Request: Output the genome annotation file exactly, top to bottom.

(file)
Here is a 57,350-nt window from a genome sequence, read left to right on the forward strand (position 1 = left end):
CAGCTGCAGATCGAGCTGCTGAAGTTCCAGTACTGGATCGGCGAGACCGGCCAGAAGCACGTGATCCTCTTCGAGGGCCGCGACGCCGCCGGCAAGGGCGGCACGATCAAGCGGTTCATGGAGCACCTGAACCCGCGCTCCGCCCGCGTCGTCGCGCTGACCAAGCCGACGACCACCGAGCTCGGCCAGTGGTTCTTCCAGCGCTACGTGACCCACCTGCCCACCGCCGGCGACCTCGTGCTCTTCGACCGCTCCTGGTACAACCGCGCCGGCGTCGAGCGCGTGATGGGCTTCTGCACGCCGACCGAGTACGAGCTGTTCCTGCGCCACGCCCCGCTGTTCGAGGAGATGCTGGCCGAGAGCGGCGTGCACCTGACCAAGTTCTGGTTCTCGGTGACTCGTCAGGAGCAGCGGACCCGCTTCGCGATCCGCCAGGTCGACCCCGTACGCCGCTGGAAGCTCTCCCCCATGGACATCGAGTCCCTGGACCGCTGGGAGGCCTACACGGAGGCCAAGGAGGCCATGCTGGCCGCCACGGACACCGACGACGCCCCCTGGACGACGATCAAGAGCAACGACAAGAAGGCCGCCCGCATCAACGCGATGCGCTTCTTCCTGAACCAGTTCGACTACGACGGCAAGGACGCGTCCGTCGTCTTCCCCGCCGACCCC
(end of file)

Here is a 57,350-nt window from a genome sequence, read left to right on the forward strand (position 1 = left end):
CAGCTGCAGATCGAGCTGCTGAAGTTCCAGTACTGGATCGGCGAGACCGGCCAGAAGCACGTGATCCTCTTCGAGGGCCGCGACGCCGCCGGCAAGGGCGGCACGATCAAGCGGTTCATGGAGCACCTGAACCCGCGCTCCGCCCGCGTCGTCGCGCTGACCAAGCCGACGACCACCGAGCTCGGCCAGTGGTTCTTCCAGCGCTACGTGACCCACCTGCCCACCGCCGGCGACCTCGTGCTCTTCGACCGCTCCTGGTACAACCGCGCCGGCGTCGAGCGCGTGATGGGCTTCTGCACGCCGACCGAGTACGAGCTGTTCCTGCGCCACGCCCCGCTGTTCGAGGAGATGCTGGCCGAGAGCGGCGTGCACCTGACCAAGTTCTGGTTCTCGGTGACTCGTCAGGAGCAGCGGACCCGCTTCGCGATCCGCCAGGTCGACCCCGTACGCCGCTGGAAGCTCTCCCCCATGGACATCGAGTCCCTGGACCGCTGGGAGGCCTACACGGAGGCCAAGGAGGCCATGCTGGCCGCCACGGACACCGACGACGCCCCCTGGACGACGATCAAGAGCAACGACAAGAAGGCCGCCCGCATCAACGCGATGCGCTTCTTCCTGAACCAGTTCGACTACGACGGCAAGGACGCGTCCGTCGTCTTCCCCGCCGACCCC